Prime Minister Jacinda Ardern is set to speak to media about progress in attempts to settle the ongoing occupation at Ihumātao following her meeting with the Māori King.

Ardern was today scheduled to have a private sit-down with King Tūheitia during a visit to Tūrangawaewae Marae in Ngāruawāhia for his annual coronation commemoration, Koroneihana.

The King has been acting as a mediator between protesters who opposed housing development by Fletcher Building at Ihumātao, in Auckland's Mangere, and the iwi authority that has endorsed the deal - and at least four meetings have been held.

The Government is not party to the talks.

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Its position so far has been to let mana whenua involved find a resolution.

Earlier, speaking on Tūrangawaewae Marae , Ardern said while the Government would be there for hard conversations within Māoridom, she recognised sometimes she could not be the seat at the head of the table.

"You can guarantee that we will work there alongside, that we will bind together, that we will hold fast, we will hold firm," she said.

Occupation leader Pania Newton was not at the marae on Tuesday and said her Save Our Unique Landscape group would not be represented on the day, but in the morning told the Herald talks were still ongoing.

"We haven't reached an agreement," she said, declining to provide details.

King Tūheitia was set to make his main address at Tūrangawaewae on Wednesday, a spokesman said.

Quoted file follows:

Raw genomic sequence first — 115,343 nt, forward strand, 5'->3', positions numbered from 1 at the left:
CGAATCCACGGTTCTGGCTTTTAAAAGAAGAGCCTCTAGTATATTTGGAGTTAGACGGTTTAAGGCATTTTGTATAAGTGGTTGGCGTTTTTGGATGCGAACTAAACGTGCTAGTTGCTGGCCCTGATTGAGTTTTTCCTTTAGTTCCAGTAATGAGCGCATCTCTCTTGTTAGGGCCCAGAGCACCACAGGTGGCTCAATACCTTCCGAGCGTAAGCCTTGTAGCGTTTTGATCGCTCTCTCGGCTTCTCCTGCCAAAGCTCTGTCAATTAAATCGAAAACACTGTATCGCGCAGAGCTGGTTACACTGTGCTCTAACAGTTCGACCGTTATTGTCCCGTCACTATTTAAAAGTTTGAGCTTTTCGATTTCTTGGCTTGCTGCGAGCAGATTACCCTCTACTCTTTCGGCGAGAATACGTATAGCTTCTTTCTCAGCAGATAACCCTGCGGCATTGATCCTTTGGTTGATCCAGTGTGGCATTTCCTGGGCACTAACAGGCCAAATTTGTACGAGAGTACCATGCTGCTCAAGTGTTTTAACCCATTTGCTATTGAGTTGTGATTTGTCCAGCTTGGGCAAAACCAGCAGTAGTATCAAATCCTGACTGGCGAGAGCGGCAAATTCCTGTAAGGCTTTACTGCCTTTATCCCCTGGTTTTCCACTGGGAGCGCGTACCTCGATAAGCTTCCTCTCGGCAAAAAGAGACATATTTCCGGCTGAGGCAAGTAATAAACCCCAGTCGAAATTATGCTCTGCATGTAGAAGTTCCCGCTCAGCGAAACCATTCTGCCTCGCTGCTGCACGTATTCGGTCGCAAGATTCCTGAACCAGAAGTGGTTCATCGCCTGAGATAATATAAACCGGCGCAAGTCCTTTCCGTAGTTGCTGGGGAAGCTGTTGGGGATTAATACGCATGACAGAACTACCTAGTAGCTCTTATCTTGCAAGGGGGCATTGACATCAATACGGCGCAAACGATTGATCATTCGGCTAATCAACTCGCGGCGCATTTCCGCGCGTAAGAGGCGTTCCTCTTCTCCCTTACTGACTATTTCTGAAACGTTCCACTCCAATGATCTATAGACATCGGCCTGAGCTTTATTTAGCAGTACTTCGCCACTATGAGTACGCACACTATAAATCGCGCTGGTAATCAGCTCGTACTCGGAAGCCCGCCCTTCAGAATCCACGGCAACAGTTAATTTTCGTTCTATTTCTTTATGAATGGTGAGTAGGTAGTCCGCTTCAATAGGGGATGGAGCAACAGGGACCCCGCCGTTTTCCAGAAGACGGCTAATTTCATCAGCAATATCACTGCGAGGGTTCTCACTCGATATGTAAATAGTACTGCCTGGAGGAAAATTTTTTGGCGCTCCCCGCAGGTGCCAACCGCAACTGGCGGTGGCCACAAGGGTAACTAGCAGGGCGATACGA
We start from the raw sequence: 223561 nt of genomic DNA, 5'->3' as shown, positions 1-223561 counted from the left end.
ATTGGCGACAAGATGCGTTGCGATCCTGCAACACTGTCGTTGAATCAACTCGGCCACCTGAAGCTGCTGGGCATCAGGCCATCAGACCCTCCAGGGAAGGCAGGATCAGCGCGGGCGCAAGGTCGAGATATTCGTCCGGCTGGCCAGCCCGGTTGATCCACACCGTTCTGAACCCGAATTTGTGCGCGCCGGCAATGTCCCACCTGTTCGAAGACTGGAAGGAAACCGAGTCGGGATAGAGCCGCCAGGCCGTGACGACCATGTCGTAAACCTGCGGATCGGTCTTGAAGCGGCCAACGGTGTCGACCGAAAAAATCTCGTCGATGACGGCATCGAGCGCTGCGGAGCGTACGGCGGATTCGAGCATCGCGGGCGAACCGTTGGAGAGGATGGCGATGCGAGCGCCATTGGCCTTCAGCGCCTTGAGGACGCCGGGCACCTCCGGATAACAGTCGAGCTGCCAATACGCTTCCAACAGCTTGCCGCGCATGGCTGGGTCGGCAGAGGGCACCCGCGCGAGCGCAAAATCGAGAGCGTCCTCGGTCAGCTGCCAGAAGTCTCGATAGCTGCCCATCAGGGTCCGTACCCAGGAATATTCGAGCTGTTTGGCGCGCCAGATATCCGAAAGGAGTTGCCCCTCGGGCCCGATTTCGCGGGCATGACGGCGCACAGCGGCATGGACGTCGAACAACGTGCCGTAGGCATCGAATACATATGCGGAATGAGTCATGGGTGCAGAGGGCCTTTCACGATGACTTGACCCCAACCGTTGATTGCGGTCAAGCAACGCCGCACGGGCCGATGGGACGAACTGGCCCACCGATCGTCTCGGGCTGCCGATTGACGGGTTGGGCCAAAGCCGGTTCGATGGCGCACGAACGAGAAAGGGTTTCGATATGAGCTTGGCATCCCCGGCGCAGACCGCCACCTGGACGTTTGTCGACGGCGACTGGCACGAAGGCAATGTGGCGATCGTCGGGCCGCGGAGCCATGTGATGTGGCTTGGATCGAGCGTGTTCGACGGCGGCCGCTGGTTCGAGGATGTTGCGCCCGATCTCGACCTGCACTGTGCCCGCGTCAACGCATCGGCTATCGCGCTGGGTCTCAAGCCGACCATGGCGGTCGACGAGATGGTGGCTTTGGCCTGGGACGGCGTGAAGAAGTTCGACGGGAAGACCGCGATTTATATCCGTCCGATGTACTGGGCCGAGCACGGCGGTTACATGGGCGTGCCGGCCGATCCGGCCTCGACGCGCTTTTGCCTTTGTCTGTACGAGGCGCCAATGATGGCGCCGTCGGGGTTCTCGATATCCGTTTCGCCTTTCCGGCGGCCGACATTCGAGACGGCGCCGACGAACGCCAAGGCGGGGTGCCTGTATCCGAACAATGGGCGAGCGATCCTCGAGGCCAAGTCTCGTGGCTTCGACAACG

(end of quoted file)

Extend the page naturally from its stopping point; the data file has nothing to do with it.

Media have been kept out of the event for the second year in a row.

The King visited Ihumātao at the start of this month - flanked by a contingent of hundreds – leaving the Kingitanga flag flying on the site until an agreement is reached.

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Ihumātao is thought to be one of the earliest places settled in Tamaki Makaurau and those occupying the land say the site is of historical and cultural significance, and that it was taken by the Crown during the New Zealand Wars confiscations.

Fletcher Building hopes to develop 480 homes on the site in Mangere and earthworks had begun in July when machinery was blocked by protesters.

They were issued with an eviction noted on July 23 and Ardern announced a halt to the development three days later, as tensions escalated.

The land was sold to the company in 2016 after being designated a Special Housing Area by Auckland Council. It has been the subject of controversy since.

They have launch a petition calling for Ardern to visit and say they'll march on her electoral office in Mount Albert, Auckland, on Thursday to hand it over if she doesn't accept before then.

She says she has no plans to go to Ihumātao before then, but has not ruled it out down the line.

Inquiry into uplifts

Meanwhile, the terms of reference for a Māori-led inquiry into Oranga Tamariki were presented at Tūrangawaewae on Tuesday.

The review is one of four being carried out following the publication of a video of an attempted uplift of a six-day-old baby in May, and has been called for by Māori leadership.

The Whānau Ora Commissioning Agency held a second hui on the probe on Monday at the invitation of the Kīngitanga.

"The time has come for change and a solution that is for Māori, by Māori, with Māori given the escalating disquiet in this country by our people," Commissioning Agency chair Merepeka Raukawa-Tait said.

"The State is signalling through that choice that it can do better and values its own answers over ours – well that is not the truth."

The agency says the inquiry will broadly ask what parts of the system are working for tamariki and whānau, and what isn't.

The Ombudsman, Children's Commissioner and Oranga Tamariki are all also running inquiries in the uplifts.